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U.S. Diplomat in Bosnia Delays Part of Election


SARAJEVO, Bosnia-Herzegovina — Conceding that "widespread abuse" has damaged the run-up to Bosnia's first postwar elections, the U.S. diplomat in charge of the vote called off municipal balloting on Tuesday and raised the possibility of an extended stay for NATO peacekeeping troops.

Bosnian Serb leaders, who have been the most keen on elections and have been accused of the most egregious abuses, blasted the delay as a "shameful act" and vowed to hold their own municipal contests.

Ambassador Robert H. Frowick, who heads the international mission charged with supervising the elections, ordered postponement of voting in 109 municipalities in response to efforts by the Bosnian Serbs to fraudulently create Serbian majorities in cities they seized during the war and emptied of Muslims through massacre and intimidation.

National elections to choose a three-headed presidency and parliamentary bodies--a cornerstone of the U.S.-brokered peace agreement that ended the war in December--will not be delayed and will occur on schedule Sept. 14, Frowick said.

U.S. officials in Washington--who had insisted that elections go ahead despite extensive reports of coercion, harassment and a generally hostile and undemocratic climate--supported Frowick's decision but not his timetable. It could put off municipal voting until next spring.

"We are trying to do too much in too short a time frame," Frowick said in an interview. "We've overloaded the circuits, [and] for the sake of integrity, we've got to do something about it."

He and other officials said they could separate municipal voting from the other races because the effect of bad-faith registrations will be diluted in the larger, nationwide voting pool. Officials rejected the targeted registration but found credible the prospect that Bosnian Serbs might eventually settle in Serb-controlled areas and decided they should be allowed to vote there in the national contests.

Still, Frowick's announcement raised questions about the entire electoral process, analysts said, and unleashed a host of unknowns concerning who will organize, supervise and provide security for a rescheduled vote.

The mandate governing most of the international bodies involved in the September elections expires soon thereafter; NATO's mission is supposed to end Dec. 20. To Washington's chagrin, Frowick said at a news conference that he believed "some kind of international military force" must remain for the later elections, which he thought could not be held until April or May.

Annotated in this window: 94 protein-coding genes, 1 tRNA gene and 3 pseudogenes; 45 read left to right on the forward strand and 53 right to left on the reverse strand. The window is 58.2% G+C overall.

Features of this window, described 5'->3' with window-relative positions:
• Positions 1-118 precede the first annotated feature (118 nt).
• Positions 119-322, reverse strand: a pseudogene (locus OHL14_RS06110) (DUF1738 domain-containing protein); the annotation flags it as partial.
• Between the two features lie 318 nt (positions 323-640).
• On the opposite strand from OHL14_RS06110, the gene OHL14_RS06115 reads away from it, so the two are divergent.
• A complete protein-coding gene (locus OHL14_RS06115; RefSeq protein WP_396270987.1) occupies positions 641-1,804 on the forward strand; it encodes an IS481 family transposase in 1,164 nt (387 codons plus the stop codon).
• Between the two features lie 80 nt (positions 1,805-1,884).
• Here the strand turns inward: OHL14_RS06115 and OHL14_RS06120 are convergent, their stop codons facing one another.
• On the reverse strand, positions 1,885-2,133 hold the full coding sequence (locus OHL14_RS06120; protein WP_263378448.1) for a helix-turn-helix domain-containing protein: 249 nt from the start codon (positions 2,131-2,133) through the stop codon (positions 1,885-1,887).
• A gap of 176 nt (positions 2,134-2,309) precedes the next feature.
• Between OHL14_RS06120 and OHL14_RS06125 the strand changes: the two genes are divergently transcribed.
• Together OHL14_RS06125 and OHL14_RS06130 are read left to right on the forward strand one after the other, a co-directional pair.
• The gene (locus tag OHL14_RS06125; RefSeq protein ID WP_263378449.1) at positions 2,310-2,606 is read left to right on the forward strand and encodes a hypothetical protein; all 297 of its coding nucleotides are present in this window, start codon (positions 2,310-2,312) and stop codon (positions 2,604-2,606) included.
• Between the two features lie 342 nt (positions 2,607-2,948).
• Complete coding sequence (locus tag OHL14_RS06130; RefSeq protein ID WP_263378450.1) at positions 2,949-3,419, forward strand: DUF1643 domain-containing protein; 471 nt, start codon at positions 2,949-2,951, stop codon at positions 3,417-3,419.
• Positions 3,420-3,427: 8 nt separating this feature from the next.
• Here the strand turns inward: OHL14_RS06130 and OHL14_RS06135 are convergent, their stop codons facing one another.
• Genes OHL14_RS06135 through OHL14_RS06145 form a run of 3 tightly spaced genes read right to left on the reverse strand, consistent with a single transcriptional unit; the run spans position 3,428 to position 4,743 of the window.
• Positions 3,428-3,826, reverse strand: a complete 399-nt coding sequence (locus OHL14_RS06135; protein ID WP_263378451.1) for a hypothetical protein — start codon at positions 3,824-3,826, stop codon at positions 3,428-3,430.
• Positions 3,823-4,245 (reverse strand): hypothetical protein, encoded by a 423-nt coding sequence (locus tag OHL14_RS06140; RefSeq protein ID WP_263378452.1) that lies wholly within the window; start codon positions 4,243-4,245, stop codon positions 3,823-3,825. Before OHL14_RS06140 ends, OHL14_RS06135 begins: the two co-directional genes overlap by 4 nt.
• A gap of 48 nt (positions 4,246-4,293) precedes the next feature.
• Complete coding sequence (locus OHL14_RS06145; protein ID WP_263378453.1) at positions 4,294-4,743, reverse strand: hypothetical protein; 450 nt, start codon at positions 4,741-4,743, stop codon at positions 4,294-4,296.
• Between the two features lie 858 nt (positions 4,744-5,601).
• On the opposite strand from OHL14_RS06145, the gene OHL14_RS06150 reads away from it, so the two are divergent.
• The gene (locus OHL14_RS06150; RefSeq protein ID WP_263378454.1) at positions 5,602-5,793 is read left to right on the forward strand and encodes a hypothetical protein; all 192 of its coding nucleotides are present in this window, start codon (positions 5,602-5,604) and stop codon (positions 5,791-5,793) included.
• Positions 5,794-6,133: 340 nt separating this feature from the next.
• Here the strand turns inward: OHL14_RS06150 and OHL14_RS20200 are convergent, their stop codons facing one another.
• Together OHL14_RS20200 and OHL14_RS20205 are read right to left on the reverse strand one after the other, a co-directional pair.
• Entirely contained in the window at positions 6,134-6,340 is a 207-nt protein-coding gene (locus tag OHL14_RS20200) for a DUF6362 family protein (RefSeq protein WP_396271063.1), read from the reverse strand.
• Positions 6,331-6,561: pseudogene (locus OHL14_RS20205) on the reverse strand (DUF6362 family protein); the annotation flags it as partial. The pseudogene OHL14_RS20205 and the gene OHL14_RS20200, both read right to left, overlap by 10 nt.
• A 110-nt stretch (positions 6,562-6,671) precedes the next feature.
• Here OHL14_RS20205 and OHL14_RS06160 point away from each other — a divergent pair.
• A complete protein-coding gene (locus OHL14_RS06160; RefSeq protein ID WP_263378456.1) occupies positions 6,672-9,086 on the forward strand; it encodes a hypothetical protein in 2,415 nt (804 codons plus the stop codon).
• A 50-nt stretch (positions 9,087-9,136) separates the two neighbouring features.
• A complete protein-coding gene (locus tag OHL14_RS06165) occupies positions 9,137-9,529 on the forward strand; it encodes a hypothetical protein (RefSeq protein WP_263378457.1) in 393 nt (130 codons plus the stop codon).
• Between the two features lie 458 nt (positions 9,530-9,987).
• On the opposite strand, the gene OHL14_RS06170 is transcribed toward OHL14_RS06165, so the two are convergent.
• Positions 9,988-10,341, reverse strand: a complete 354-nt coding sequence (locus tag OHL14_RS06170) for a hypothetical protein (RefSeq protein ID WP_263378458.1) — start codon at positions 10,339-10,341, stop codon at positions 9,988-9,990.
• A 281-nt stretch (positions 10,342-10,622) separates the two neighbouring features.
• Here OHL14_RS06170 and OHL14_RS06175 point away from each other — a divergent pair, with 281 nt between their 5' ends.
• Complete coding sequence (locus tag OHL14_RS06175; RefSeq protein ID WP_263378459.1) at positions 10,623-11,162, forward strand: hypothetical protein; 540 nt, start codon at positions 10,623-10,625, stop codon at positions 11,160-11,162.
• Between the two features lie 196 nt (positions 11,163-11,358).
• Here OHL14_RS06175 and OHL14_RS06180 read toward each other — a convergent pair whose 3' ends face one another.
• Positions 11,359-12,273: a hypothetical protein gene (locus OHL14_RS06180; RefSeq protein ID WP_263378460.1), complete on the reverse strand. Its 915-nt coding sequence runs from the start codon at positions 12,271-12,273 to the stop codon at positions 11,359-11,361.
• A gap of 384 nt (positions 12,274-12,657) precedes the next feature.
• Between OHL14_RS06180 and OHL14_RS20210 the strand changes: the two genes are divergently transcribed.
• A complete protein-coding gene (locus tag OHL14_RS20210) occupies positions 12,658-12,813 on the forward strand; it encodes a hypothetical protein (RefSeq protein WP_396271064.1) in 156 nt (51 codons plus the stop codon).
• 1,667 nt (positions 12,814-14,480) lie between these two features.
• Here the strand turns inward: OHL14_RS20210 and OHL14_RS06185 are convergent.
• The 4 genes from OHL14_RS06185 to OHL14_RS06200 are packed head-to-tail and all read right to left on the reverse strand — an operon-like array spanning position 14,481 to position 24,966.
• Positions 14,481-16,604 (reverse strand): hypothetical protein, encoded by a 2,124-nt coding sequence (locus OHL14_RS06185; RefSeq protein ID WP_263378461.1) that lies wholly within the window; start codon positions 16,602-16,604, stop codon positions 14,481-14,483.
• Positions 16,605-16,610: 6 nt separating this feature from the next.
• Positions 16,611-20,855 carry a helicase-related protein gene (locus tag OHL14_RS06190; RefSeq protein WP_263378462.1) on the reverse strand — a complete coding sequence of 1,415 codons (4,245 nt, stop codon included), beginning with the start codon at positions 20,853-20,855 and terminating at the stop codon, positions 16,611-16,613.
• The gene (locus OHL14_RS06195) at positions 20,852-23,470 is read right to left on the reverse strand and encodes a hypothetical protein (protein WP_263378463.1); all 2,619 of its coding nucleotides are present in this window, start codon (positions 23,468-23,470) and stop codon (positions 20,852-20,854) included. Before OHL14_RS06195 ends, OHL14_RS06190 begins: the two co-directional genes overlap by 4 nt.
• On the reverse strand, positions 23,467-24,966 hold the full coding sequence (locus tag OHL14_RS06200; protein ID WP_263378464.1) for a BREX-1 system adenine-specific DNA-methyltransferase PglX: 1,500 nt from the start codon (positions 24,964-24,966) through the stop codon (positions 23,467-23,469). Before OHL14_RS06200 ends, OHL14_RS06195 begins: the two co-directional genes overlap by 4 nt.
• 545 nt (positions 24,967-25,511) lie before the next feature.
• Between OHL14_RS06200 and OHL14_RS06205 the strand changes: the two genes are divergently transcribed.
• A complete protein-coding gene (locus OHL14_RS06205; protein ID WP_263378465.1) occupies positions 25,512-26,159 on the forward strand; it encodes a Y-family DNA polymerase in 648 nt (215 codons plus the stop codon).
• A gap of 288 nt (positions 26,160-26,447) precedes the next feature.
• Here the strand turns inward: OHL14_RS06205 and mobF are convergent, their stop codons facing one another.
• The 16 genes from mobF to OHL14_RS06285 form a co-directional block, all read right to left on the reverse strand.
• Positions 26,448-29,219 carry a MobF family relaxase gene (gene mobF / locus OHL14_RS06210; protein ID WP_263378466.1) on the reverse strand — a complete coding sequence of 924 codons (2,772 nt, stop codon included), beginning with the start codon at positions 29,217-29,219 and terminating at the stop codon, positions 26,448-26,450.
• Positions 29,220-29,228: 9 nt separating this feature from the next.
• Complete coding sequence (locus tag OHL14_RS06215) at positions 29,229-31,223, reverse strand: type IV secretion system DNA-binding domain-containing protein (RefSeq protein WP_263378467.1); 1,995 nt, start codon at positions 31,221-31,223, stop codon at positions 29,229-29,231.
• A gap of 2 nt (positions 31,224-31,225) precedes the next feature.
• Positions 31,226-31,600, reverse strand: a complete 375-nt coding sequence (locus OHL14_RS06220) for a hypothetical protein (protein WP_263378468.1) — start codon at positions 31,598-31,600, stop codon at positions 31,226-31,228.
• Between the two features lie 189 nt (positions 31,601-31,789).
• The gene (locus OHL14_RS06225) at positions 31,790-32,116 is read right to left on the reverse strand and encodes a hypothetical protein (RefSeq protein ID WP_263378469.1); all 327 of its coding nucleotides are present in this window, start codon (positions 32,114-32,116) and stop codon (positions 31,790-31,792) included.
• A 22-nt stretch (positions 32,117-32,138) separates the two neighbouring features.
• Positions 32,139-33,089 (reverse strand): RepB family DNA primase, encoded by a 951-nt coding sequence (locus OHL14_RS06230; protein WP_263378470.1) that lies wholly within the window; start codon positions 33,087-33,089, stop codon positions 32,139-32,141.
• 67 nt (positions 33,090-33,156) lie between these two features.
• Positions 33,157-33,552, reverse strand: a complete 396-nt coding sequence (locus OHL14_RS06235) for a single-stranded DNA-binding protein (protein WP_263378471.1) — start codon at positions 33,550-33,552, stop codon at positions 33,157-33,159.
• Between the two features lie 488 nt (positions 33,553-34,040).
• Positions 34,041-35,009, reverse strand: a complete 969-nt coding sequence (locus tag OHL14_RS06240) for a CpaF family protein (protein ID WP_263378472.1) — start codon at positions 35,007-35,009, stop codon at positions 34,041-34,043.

The prospect of extending an international presence that far into next year alarmed Clinton administration officials, who have promised the public that American troops will leave Bosnia-Herzegovina by year's end. Frowick, speaking later in the day to three U.S. reporters--after he clearly had been called by Washington--said he had changed his mind and thought the new elections could be held sooner.

One senior U.S. official in Washington said they could happen as early as December--despite Bosnian winters so harsh they stymied NATO last December, slowing its snowbound deployment to a crawl.

Also in Washington, the administration's point man on Bosnia, Assistant Secretary of State John Kornblum, endorsed the municipal delay but disputed Frowick's conclusion that peacekeepers of the North Atlantic Treaty Organization must remain in Bosnia until after local elections.

The higher-level elections should create new government institutions that can keep order in the absence of NATO-led forces, he said. The security situation will be reassessed after the first round of voting, Kornblum added, but postponement of the municipal elections "will not be a defining factor" in the determination of when to withdraw peacekeepers.

Frowick's decision defused one crisis--with Bosnian Muslim leaders, who threatened a boycott if Serbian voter manipulation was allowed to stand--but created another, with Bosnian Serbs who accused the body Frowick represents, the Organization for Security and Cooperation in Europe, of siding with Muslims in an "undemocratic" move.

Triggering the controversy that led to Tuesday's announcement was a peculiar election rule permitting Bosnian voters to cast ballots in cities where they "intended" to live. It was aimed at giving the displaced a chance to vote; in fact, Bosnian Serbs used it to formalize gains made by ethnic expulsions.

Often through coercion, Bosnian Serb leaders registered tens of thousands of their supporters in cities they had never set foot in--to make Serbian cities out of formerly Muslim ones and consolidate the ethnic divides that the Dayton, Ohio, accord was supposed to erase.

The town of Srebrenica, for example, which fell to the Bosnian Serb army last year--after which thousands of the town's men disappeared, apparently killed--suddenly had a Serbian electorate more than 10 times the size of its prewar Serbian population.

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